It's Up to You?
Homeland Security looks to industry to secure nation's infrastructure
WASHINGTON, DC - 01/15/04 - Department of Homeland Security (DHS) officials have said that the government does not plan to place many security requirements on private industry when it comes to protecting the nation's critical infrastructure.
James Loy, the department's deputy secretary, said the federal government will back away from issuing new security mandates to industry, and instead let private companies take the lead "in most cases" to protect critical infrastructure, such as transportation systems, power plants and water reservoirs.
"We cannot secure the homeland from Washington, DC," Loy told a gathering of industry representatives during a recent conference sponsored by the Department's Information Analysis and Infrastructure Protection Directorate.
Upwards of 85% of the nation's critical infrastructure is owned and operated by private firms.
"You are in the best position to tell us where your vulnerabilities lie, what the business community is doing, what first responders need and how we can help in that process," he said. "But unlike wars of the past ... this is not going to be a situation where the federal government simply does it for the nation."
Loy said the directorate's mission is to analyze potential threats against the US, map the nation's critical infrastructure, identify ways to reduce vulnerabilities and provide industry with information.
During a panel discussion before Loy spoke, Frank Libutti, DHS undersecretary for information analysis and infrastructure protection, said the department wants to partner with, rather than regulate, industry. He said private companies, however, might have to invest in better security measures.
"When necessary, they need to belly up and put money on the table to support refining their readiness to deal with the security dimensions of the 21st century," Libutti said. "We need to partner like we never have before and that starts with coming to the table and talking straight from the shoulder about their needs, our needs, setting standards and moving out together."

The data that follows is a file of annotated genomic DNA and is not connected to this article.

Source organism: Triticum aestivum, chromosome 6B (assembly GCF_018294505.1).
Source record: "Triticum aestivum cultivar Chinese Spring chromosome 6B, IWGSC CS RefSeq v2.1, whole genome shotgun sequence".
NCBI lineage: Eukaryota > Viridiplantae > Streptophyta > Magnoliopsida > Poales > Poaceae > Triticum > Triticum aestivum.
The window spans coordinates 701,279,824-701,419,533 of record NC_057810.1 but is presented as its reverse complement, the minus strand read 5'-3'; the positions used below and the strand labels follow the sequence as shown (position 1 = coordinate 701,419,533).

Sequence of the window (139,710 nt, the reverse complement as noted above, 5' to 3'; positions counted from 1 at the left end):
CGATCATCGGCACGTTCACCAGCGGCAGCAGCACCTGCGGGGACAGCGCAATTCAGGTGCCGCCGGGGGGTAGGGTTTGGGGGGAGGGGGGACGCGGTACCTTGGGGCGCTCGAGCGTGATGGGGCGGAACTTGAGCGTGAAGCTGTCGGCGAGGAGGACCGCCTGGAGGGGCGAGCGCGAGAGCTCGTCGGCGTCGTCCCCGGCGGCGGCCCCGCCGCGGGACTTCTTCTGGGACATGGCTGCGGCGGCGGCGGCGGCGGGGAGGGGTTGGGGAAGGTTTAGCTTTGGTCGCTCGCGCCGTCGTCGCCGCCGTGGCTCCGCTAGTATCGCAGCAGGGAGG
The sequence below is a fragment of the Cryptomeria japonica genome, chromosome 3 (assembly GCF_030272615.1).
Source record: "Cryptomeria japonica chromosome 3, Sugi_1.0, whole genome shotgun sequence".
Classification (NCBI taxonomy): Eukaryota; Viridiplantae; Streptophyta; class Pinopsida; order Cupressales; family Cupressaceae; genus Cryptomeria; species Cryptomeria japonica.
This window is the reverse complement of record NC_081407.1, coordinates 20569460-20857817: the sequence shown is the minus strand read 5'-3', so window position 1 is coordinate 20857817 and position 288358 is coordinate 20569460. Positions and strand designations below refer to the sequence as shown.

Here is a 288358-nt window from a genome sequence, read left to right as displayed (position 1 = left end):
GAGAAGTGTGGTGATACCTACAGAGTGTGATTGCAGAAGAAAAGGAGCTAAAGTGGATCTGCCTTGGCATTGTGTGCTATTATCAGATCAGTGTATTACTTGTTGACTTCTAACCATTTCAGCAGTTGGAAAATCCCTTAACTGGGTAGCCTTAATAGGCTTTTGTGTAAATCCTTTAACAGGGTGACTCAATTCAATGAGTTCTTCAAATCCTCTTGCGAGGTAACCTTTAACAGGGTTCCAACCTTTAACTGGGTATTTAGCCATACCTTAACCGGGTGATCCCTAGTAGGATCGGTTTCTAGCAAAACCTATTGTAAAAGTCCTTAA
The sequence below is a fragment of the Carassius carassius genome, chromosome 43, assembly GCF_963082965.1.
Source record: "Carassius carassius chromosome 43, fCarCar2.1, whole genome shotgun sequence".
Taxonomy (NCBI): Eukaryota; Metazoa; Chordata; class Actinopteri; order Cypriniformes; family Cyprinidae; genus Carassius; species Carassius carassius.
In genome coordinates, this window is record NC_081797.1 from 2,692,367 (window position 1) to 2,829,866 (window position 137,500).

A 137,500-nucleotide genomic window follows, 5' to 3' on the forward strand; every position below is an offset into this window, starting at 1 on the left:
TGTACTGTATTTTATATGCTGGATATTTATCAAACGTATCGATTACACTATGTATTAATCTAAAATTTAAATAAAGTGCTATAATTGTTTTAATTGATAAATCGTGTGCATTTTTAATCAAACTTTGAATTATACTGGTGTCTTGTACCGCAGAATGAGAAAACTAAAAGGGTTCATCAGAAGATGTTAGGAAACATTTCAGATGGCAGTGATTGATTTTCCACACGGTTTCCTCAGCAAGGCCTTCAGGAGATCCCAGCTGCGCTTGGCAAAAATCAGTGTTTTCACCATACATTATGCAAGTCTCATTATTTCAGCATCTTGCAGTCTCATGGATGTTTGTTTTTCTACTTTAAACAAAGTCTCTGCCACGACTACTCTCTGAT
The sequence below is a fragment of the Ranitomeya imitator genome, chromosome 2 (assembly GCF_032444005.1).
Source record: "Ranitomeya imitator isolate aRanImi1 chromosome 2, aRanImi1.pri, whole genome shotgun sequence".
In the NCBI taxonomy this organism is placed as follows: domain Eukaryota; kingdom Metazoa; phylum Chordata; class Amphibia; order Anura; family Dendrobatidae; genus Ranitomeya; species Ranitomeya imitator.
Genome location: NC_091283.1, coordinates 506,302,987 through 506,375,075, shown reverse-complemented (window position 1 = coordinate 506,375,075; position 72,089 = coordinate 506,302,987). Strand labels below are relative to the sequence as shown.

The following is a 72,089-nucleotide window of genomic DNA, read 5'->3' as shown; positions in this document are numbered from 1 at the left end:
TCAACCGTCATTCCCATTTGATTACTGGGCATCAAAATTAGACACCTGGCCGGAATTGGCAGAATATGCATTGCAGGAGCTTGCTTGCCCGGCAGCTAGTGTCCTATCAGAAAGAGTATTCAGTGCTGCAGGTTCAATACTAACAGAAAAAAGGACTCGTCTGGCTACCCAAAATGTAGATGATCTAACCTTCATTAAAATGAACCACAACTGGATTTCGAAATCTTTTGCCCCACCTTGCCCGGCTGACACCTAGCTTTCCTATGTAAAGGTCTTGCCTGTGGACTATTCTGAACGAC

Loy said the department does not yet have a breakdown of how homeland security expenses will be shouldered by state and local governments, the private sector and the federal government. He said the department would work with different sectors in the coming months to determine how costs will be allocated.
The DHS will also alter its national threat advisory system, Loy said. In the future, it will issue recommended steps of action that different sectors should take when threat levels are increased.
Loy emphasized that the actions will not be mandatory. He also echoed comments made recently by DHS Secretary Tom Ridge that future threat levels may be targeted to certain industries or regions as opposed to the entire country.
Loy said the department is still developing its processes and practices.
"I will be the first to acknowledge that the vision that we have for DHS is a work in progress," he said. "And I would be the first to acknowledge that ... the notion of what critical infrastructure protection and information analysis and sharing means to this country has yet to play itself out and be realized from coast to coast."
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